The last sentence may be hyperbole (I'd have to give it more consideration that I have done), however, it is amazing to me that these insights should have been lilnked to the work of George Eliot. The human mind is capable of linking ideas that at first blush seem to have nothing to do with one another. It is this linking of ideas that moves us forward in science, the arts, and even civilization.

Someday, perhaps, we'll be able to make the logical, empathetic, and obvious link that a child in the womb is indeed a living creature separate from and dependent upon the mother for some period of time. Wouldn't it be marvelous if the implications of that statement could take hold of our collective hearts and minds and bring us out of the age of barbarism that we cast ourselves into in the name of some fictive freedom?

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But the real point is . . . Whitman


from Proust Was a Neuroscientist
Jonah Lehrer

But Whitman also knew that his poems were not simply odes to the material body. This was the mistake that his Victorian critics made; by taking his references to orgasms and organs literally, they missed his true poetic epiphany. The moral of Whitman's verse was that the body wasn't merely a body. Just as leaves of grass grow out of the dirt, feelings grow out of the flesh. What Whitman wanted to show was how these two different substances--the grass and the dirt, the body and the mind--were actually inseparable. You couldn't write poems about one without acknowledging the presence of the other. As Whitman declared, "I will make the poems of materials, for I think they are to be the most spiritual poems."

Sometime back on the Disputations blog, there was a lengthy interchange about the resurrection of the body, in which Tom repeatedly stated (and, I've come to acknowledge, correctly) that the resurrection of the body dealt with the real body that we experience and in some mysterious way ARE right now. That is to say that what we have now will be the real body we have at the resurrection. And this makes perfect sense if the body is more than a container, but is in some way the vehicle and the reality of much of what we are.

I know, that doesn't make any real sense, and I'll have to think it through further to say something more like what I mean. The bottom line is that the body helps to define the mind and the mind the body and moving our present intellect, and perhaps even spirit to some new conveyance would in a very deep way violate who we are. God would not do that because He loves us as we are and loves who we are--without our bodies we are not that same person.

Or so it would seem that Whitman says--and there is much to agree with in the hypothesis.

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Maimonides Quotation for the Day


From the book referenced below:

"A man should never cast his reason behind him, for the eyes are set in front, not in the back." Moses Maimonides

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Reading a marvelous book that I got as a result of being associated with Library Thing: Israel Drazin's Maimonides: The Exceptional Mind. From it, we get some very interesting insights such as:

from Maimonides: The Exceptional Mind
Israel Drazin

Nevertheless, Maimonides teaches that the acceptance of rabbinical opinions applies only to halakhah, rules relating to behavior, but not to rabbinical opinions on non-halakhic matters. The reason for this conclusion should be obvious. The early rabbis' views were usually based on the science of their times; these primitive conclusions inevitably led, at times to error on the part of the rabbis. Therefore, Maimonides insists, one is free to analyze and consider the opinions of the rabbis and then accept, reject, or modify them; in fact, this is the very purpose for which God granted humans intelligence: to study and evaluate.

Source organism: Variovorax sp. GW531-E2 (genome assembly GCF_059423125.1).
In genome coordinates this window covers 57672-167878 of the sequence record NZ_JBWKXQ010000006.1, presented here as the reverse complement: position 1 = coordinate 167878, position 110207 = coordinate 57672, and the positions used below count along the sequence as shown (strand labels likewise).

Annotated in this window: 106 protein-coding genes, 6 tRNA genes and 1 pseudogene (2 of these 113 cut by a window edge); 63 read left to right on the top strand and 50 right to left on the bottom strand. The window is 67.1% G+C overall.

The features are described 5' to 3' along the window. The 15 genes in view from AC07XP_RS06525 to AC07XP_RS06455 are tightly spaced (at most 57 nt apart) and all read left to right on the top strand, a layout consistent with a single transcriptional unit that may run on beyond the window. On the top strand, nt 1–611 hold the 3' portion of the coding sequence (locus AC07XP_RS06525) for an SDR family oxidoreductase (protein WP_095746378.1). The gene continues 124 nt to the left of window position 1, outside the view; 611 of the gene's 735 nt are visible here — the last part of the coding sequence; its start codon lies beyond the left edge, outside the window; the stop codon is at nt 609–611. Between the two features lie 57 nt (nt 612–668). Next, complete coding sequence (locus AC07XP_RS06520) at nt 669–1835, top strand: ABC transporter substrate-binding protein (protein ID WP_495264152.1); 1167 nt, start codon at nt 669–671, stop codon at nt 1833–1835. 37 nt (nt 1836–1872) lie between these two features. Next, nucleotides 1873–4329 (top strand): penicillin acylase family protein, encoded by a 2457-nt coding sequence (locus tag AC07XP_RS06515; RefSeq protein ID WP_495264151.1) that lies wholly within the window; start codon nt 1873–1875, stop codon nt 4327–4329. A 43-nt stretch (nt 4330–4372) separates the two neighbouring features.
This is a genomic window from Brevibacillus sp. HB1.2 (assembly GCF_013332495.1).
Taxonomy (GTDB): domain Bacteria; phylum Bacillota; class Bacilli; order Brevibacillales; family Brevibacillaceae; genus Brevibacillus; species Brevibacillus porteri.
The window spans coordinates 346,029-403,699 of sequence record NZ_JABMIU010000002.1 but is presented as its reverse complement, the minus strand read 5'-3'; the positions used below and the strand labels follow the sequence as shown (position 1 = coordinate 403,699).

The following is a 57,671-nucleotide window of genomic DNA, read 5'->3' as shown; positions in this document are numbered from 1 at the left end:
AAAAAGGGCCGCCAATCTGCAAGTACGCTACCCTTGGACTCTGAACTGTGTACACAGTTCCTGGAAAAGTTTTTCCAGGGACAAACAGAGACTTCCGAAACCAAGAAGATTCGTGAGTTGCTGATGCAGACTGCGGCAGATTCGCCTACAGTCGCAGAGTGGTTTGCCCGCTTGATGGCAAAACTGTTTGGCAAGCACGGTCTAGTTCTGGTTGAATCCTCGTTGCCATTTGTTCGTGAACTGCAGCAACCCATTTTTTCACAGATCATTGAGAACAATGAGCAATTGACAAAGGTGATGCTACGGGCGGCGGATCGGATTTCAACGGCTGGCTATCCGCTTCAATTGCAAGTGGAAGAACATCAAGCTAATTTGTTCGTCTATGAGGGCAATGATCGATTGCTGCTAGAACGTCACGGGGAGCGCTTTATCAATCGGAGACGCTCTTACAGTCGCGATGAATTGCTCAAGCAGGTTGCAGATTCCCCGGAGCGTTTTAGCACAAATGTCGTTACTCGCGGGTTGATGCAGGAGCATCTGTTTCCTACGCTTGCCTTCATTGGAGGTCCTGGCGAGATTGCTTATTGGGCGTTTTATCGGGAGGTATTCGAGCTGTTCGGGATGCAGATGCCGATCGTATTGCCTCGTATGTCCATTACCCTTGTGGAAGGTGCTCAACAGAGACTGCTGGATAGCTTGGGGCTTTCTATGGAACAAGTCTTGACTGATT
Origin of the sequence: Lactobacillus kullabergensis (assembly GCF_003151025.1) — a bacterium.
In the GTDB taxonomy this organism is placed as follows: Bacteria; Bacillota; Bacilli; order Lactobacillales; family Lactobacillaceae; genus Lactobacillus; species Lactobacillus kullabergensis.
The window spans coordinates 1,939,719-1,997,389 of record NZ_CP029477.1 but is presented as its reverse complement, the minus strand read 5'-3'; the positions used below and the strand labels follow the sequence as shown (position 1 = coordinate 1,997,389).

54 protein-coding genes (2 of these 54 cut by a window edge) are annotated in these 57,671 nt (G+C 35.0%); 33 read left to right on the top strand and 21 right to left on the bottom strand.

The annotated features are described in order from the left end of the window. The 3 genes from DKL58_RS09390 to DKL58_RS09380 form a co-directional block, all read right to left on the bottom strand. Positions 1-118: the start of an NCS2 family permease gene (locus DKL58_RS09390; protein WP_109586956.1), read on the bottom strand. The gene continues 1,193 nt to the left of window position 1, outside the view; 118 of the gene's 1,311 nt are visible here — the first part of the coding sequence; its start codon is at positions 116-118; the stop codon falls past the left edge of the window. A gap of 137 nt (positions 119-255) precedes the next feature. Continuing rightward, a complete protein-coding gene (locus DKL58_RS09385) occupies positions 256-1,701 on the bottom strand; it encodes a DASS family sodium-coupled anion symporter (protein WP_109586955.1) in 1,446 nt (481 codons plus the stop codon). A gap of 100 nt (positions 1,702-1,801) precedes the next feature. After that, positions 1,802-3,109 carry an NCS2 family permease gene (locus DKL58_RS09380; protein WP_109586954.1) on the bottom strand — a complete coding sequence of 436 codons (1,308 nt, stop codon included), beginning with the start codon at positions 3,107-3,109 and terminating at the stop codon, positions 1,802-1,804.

Maimonides records his assessment of rabbis and other sages of the former historic period in the introduction to his Mishneh Torah. He writes that the halakhic component of "the Babylonian Talmud is binding on all Israel. . . because all the customs, decrees and institutions mentioned in the Talmud received the assent of all Israel." Thus only the "customs, decrees and institutions," the halahkic elements received "the assent of all Israel." However, the non-halakhic opinions did not receive that assent and thus are not obligatory.

It sounds something like a cross between Papal infallibility on matter of doctrine and the infallibility of the ordinary and universal magisterium . Either way, it seems a good summary of what infallibility touches and what it doesn't. The Pope's opinions about algebra, while conceivably interesting and worthy of pondering, are not binding. Nor is his opinion of evolution (except in its cautions related to the spiritual life), nor any scientific, literary, historical, or philosophical matter.

Of course, Papal infallibility is limited at any rate to ex Cathedra pronouncements and clear articulations of the ordinary and universal Magisterium of the Catholic Church. But the Pope's endorsement of a movie does not make that a good movie per se. His announcement (should he decide to decree one) that Titian was the world's foremost painter and should be revered for his voluptuous nudes would be merely an opinion. One would need to weigh that opinion against one's evaluation of the Pope as an art critic and aesthete, but one would under no circumstances be bound to obedience on the matter of Titian as uber-artist.

I don't know why I'm saying all of this except that I guess I thought it was interesting that this same point is a point of contention in circles outside of the Catholic Church. It had never occurred to me that others struggled with this same doctrine.

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About this Archive

This page is a archive of entries in the Quotations category from February 2009.